Hamilton Collects American Art
Hamilton Collects American Art offers a fresh look at the history of American painting from 1738 through 1960. Although a number of the paintings in the collection will be familiar to students of American art, the majority has rarely, if ever been seen in public. With 62 works from 30 lenders, the exhibition surveys current collecting trends in the Hamilton community and tells the story of America and our national search for an artistic identity. The exhibition is organized by theme into three sections, The Natural Landscape, The Face of Society, and The Response to Modernism.
February 2 - March 15, 2002
Mary Lucier: Selected Works 1975-2000
November 2 - December 21, 2001
Christmas with Thomas Nast
Thomas Nast (1840-1902), best known as America's first great political cartoonist, either created or refined many of America's most popular icons. The Republican elephant, the Democratic donkey, Uncle Sam, Columbia and, perhaps most significantly, Santa Claus are all of his devising. Starting with A Visit from Saint Nicholas, usually attributed to Clement Moore, he fleshed out the story of Santa Claus by adding several new details and providing a set of visual images of Santa, which have permanently shaped the American imagination. The Emerson Gallery exhibition, drawn from the private collection of Professor Jay G. Williams and the gallery's own holdings, gathers together some of Nast's most famous Christmas woodblock prints along with works celebrating the holiday season by some of his predecessors and contemporaries.
Selections from the Samuel Hopkins Adams Collection of Prints by Currier and Ives
This exhibition features 35 outstanding examples from the comprehensive collection of Currier and Ives lithographs bequeathed to the Hamilton College Collection in 1959 by the novelist Samuel Hopkins Adams, Class of 1891. In addition to an important group of sporting prints by A. F. Tait, the selection includes a number of familiar and well-loved winter scenes such as Skating in Central Park, and New England Winter Scene.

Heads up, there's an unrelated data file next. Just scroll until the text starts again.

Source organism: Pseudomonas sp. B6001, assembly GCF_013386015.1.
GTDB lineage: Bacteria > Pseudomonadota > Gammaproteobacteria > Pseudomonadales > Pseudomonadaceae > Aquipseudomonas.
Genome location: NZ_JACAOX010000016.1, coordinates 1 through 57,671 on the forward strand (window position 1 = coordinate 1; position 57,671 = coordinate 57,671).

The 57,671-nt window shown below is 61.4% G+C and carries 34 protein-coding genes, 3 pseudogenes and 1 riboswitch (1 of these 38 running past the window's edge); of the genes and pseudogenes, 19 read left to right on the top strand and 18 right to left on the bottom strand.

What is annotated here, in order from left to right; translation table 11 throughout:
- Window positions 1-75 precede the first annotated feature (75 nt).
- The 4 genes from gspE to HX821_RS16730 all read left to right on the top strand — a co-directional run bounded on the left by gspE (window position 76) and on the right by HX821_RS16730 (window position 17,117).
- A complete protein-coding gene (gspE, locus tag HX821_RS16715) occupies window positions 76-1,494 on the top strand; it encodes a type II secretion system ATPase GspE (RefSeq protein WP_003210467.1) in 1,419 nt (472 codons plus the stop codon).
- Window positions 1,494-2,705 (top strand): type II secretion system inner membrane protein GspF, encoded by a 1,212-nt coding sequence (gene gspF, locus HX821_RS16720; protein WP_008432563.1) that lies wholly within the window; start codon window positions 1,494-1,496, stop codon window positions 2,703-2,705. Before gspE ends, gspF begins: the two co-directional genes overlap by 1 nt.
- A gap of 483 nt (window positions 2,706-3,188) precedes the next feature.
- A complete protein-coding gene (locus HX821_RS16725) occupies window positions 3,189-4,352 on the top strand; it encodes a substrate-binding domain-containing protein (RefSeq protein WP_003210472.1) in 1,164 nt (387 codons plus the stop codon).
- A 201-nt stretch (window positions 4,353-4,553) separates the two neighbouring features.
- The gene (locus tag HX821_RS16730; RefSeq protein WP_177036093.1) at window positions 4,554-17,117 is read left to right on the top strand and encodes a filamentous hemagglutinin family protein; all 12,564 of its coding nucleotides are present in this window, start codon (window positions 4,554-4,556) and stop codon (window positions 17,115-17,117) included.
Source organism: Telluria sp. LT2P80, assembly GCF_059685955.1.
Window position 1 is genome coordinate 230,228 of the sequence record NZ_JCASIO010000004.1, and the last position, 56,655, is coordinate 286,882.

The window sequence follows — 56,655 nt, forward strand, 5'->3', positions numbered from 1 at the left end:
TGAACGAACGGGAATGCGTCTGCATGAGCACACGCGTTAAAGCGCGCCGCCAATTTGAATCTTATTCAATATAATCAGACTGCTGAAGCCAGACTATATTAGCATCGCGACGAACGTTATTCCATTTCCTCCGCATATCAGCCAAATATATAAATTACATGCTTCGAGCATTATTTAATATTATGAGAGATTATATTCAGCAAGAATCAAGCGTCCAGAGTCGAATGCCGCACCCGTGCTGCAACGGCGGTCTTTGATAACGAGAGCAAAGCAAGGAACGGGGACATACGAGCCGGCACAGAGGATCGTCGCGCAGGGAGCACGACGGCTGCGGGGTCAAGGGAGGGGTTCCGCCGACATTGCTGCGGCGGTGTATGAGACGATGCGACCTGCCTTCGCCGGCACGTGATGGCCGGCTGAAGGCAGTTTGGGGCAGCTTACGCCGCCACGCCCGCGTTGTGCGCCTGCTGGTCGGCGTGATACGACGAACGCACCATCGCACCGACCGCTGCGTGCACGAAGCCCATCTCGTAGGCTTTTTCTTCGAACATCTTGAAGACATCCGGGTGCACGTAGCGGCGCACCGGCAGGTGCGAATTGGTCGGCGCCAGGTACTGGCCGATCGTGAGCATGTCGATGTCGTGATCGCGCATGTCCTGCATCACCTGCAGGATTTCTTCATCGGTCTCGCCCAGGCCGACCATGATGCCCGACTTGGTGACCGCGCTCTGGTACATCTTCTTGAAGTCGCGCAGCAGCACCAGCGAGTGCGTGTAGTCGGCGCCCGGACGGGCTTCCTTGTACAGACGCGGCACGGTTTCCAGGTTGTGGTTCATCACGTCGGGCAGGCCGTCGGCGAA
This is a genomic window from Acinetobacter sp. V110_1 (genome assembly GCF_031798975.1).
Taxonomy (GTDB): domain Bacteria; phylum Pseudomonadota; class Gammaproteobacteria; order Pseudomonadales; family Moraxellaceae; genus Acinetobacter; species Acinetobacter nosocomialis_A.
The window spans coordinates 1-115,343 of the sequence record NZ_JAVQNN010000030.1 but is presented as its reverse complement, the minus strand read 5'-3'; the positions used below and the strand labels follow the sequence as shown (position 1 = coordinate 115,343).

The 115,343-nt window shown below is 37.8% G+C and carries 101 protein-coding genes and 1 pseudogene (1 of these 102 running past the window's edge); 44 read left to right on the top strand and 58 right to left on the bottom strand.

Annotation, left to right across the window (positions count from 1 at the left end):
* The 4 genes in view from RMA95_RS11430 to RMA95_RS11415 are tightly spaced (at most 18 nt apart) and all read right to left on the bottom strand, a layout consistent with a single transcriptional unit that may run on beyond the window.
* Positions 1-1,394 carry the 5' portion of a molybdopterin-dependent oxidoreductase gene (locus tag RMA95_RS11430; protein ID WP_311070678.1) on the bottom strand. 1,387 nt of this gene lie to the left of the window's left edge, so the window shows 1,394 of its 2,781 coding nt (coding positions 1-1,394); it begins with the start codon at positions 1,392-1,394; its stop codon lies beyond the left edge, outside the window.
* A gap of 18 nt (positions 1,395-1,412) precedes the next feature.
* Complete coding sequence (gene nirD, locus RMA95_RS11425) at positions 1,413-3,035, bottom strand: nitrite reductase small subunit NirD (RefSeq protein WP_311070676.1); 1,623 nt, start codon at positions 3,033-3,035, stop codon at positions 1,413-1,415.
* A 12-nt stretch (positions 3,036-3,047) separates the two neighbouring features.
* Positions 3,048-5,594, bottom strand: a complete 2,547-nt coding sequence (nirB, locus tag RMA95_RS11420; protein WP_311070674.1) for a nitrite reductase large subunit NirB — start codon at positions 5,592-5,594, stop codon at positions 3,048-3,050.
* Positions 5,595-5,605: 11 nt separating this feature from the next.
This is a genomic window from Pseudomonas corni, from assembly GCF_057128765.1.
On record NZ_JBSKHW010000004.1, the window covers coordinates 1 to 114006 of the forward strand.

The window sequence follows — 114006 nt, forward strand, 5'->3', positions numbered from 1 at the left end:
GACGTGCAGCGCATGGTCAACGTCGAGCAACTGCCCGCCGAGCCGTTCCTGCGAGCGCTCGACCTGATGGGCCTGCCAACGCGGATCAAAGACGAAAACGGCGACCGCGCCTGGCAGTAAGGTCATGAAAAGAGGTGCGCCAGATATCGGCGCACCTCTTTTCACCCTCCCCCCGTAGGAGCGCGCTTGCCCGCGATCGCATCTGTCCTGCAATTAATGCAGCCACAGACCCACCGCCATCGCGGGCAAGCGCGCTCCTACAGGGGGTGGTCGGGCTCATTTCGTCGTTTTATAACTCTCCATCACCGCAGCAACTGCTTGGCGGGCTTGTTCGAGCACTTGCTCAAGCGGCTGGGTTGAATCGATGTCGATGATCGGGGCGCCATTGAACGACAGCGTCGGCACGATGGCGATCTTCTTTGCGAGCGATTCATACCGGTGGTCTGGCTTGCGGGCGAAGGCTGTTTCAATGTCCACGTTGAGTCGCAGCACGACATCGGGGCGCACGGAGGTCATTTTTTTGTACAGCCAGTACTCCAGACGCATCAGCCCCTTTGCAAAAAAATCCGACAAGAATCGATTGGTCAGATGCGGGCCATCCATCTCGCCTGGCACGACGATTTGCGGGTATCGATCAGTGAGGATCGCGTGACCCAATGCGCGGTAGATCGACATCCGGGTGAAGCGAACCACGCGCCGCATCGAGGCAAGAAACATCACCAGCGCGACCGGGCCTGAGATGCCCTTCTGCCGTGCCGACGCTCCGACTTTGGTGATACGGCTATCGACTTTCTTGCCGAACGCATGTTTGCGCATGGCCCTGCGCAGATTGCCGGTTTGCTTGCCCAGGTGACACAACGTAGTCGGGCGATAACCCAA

The Mother of God: Iconographic Representations of Mary
The centerpiece of this exhibition is The Schwaz Nativity, a polychrome limewood relief, c. 1500, originally created as part of the altarpiece for the church of St. Mary in the Northern Tyrolean town of Schwaz. The first in a series of events to showcase this important new extended loan from the Emily Ludwig Collection, this exhibition presents the carving within the context of a group of 10 prints from the Hamilton College Collection representing scenes from the Life of Mary. This exhibition curated by Hamilton professor Frank Sciacca.
August 31 - October 21, 2001
Duane Michals: Photographer as Magician
Curator of this show, Ms. Sylvia de Swaan, writes: "Duane Michals is not a photographer who goes out in search of reality, he invents his own. For the past 40 years he has manipulated the most literal of visual mediums to examine the intangible mysteries of life - the nature of desire, the persistence of memory, the passage of time, the process of aging, the finality of death - and has broken some photographic rules along the way. He says that rather than taking a picture of a man snoring he prefers to photograph his dreams."
Considered one of the great photographers of the twentieth century, Duane Michals has been awarded numerous grants and honors, including an honorary doctorate from the Art Institute of Boston, the Insignia of the Order of Arts and Letters from France and most recently, a lifetime achievement award from Foto España in Madrid. His work has been exhibited extensively at major art institutions in the United States and around the world, including the Museum of Modern Art, the Metropolitan Museum of Art and the Whitney Museum of American Art in New York City; George Eastman House in Rochester, NY; Kunsthaus Zurich; Israel Museum, Jerusalem; Biblioteque Nationale, Paris; Australia's National Gallery of Art in Auckland; the National Museum of Art in Kyoto, Japan, and the Stedelijk Museum in Amsterdam, Holland, among many others.